3.26.2012

spring eggs

clay egg crate, thrifted

I found the above egg holder at the Clackamas Goodwill a couple months ago for $3, which made me inordinately happy, though since I prefer brown, free-range hens and their eggs to white (something about pasty, caged chickens), technically a white ceramic crate would better contrast with brown eggs. But I found a clay crate instead (though haven't yet come across its like online for sourcing) and that's okay.

For Monday brunch, I made a modified Spanish omelette/tortilla, inspired by Anna Thomas' in The Vegetarian Epicure, Book Two, pages 268-69.

Directions:
  1. Wash the last of the small, "new," now-limp fingerling potatoes dug up from the garden beds last October, removing their protruding eyes, peeling off any noxious green skins, and cutting them into small dice.
  2. Chop an onion, and slide the potato and onion parts into a pan sizzling with olive oil.
  3. Add a generous dash of paprika, a handful of crumbled garden oregano (dried and plucked last summer), sea salt, and fresh-ground pepper.
  4. Cover the pan, stirring when remembering to limit sticking.
  5. Smear a dab of butter around a round, low, white baking dish with one's fingers.
  6. When the potatoes are tender, scrape the mixture into the casserole and mingle among the spiced potatoes and onion a chopped hunk of leftover cheddar.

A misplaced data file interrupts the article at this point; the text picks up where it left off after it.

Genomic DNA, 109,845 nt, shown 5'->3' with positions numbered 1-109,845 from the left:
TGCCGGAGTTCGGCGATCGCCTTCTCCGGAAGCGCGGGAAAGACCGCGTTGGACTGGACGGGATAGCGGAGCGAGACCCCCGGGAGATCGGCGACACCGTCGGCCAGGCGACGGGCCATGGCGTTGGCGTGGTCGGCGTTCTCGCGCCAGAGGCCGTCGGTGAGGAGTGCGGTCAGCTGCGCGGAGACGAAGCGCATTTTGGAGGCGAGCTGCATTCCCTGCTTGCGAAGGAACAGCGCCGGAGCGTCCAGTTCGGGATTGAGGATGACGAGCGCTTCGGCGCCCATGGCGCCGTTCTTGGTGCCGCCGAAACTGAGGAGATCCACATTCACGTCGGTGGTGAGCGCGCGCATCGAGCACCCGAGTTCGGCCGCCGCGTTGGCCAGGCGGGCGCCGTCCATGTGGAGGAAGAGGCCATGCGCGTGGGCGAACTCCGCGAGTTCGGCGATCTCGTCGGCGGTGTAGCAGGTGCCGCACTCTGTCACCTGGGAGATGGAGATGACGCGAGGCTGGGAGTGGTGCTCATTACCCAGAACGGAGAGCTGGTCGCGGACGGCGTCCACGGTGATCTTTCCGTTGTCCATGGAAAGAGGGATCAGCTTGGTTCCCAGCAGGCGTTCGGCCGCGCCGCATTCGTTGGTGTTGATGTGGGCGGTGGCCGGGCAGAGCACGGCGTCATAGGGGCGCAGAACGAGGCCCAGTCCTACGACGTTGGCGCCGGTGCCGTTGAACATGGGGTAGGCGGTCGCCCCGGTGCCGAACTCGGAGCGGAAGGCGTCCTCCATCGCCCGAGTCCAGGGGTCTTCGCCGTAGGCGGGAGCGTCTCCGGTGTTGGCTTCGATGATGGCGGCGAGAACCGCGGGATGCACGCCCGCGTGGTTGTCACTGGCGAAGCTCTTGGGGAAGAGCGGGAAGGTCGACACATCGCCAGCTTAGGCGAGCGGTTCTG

7. Beat six brown eggs with more salt and fresh pepper and pour the eggs over the casserole. (Rinse and save the shells in a small, plastic-lidded, stainless-steel bowl kept at the back of the fridge).
  8. Bake for 20-25 minutes at 350 degrees, until the eggs are puffed and bubbly and no longer runny, as detected with judicious knife thrusts.
  9. While the omelette is baking, run down to the garden beds, pull some weeds, and scatter months of accumulated, lightly-crushed eggshells around the kale starts bought and planted too late in the summer to have provided any real leafy-green winter bounty and which the slugs have already begun chomping on. (Ideally, the sharp-edged shells will provide slug deterrence and eventual post-decomposition soil calcium.)
  10. Let the omelette rest for five minutes and then eat while blogging and drinking yet another cup of microwaved café au lait.

eggshells on kale


egg-yolk daffodils

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